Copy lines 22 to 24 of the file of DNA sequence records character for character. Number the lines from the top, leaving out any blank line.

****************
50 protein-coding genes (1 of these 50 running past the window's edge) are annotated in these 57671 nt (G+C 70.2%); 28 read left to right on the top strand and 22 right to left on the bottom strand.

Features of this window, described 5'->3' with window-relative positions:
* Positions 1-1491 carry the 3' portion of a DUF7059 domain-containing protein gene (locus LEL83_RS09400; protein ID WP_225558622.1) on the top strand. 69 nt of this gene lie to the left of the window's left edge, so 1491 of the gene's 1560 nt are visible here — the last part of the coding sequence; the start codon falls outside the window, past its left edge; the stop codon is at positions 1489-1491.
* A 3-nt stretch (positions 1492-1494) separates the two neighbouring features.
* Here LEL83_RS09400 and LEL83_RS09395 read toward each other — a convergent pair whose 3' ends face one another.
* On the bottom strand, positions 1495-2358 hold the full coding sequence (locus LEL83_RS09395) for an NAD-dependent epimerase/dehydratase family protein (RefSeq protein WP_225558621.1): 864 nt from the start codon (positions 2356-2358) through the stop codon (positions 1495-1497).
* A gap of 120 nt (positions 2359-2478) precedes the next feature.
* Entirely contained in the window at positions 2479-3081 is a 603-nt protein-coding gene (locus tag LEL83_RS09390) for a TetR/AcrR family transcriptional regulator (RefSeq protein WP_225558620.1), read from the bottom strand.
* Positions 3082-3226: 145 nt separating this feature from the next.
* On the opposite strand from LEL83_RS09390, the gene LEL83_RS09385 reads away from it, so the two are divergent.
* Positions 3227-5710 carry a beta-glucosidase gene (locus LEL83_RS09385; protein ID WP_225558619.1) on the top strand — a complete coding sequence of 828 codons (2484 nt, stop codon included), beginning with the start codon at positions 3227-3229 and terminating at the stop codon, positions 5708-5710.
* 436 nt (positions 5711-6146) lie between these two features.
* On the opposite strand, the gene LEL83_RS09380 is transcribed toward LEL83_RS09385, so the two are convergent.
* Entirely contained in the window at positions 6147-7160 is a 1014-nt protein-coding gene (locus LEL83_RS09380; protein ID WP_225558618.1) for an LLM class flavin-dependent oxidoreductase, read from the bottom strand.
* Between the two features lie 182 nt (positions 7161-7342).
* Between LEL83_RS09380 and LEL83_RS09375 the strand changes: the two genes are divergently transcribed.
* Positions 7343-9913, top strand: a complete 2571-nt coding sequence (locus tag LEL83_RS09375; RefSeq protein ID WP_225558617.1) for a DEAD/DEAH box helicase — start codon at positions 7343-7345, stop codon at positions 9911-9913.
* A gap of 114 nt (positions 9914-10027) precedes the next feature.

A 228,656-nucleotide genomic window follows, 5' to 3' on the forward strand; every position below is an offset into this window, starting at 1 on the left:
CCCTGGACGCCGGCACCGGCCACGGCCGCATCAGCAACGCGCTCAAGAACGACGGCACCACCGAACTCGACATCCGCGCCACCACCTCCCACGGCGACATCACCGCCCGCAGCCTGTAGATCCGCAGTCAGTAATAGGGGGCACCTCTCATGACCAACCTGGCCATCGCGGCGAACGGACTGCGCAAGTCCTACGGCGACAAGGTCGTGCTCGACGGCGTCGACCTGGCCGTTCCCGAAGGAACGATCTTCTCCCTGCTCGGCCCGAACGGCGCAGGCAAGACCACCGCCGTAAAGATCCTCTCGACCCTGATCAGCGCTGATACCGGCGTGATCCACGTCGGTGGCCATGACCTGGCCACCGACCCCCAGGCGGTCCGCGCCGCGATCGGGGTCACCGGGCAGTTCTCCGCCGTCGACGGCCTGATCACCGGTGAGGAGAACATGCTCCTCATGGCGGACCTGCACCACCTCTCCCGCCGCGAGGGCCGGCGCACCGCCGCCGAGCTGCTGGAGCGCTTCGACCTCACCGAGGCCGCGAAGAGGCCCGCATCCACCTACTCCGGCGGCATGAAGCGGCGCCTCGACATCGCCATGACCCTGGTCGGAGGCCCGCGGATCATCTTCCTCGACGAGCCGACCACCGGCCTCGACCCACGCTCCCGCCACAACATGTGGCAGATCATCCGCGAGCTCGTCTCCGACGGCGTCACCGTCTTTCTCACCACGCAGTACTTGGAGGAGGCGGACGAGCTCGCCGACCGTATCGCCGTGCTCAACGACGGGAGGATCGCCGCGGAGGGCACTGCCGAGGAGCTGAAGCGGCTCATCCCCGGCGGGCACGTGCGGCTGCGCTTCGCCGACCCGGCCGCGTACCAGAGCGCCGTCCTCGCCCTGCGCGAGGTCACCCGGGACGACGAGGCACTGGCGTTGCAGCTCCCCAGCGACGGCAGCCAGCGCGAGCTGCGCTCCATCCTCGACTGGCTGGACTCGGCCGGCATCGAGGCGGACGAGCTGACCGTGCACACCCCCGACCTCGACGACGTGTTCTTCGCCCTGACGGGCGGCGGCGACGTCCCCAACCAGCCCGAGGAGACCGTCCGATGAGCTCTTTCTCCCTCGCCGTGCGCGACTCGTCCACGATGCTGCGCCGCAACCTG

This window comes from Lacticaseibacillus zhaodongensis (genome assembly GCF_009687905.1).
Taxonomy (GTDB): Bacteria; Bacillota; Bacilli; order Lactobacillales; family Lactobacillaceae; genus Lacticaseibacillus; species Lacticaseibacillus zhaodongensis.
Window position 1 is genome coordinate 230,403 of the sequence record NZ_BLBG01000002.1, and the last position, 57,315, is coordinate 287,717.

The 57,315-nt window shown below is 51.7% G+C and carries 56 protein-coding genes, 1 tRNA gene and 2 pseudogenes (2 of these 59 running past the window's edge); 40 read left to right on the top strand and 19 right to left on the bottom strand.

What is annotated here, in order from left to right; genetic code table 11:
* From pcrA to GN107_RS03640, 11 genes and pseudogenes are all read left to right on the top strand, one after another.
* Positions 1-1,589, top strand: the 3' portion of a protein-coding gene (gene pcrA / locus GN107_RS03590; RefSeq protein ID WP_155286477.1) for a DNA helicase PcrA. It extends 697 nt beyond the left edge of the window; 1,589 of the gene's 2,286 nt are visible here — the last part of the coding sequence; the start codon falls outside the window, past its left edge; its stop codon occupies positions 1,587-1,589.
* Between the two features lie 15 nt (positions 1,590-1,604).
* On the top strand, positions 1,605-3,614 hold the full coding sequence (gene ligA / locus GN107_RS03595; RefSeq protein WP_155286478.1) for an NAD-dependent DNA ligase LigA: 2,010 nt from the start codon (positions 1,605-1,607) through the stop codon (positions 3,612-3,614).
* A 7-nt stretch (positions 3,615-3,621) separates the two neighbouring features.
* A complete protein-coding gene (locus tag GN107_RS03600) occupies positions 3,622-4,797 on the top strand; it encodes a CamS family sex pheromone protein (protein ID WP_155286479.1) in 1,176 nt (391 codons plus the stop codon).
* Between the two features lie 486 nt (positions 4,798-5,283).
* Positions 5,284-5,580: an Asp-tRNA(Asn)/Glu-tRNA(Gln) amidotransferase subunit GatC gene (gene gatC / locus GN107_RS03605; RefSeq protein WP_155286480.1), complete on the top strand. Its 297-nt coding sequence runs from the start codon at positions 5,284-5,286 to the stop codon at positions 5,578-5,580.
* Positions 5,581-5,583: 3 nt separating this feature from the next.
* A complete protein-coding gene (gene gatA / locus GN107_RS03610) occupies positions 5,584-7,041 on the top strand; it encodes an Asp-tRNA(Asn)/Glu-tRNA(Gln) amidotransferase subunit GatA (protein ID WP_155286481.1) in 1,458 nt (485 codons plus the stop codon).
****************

Taxonomy (GTDB): Bacteria; Bacillota; Bacilli; order Lactobacillales; family Lactobacillaceae; genus Lacticaseibacillus; species Lacticaseibacillus zhaodongensis.
Window position 1 is genome coordinate 230,403 of the sequence record NZ_BLBG01000002.1, and the last position, 57,315, is coordinate 287,717.

The 57,315-nt window shown below is 51.7% G+C and carries 56 protein-coding genes, 1 tRNA gene and 2 pseudogenes (2 of these 59 running past the window's edge); 40 read left to right on the top strand and 19 right to left on the bottom strand.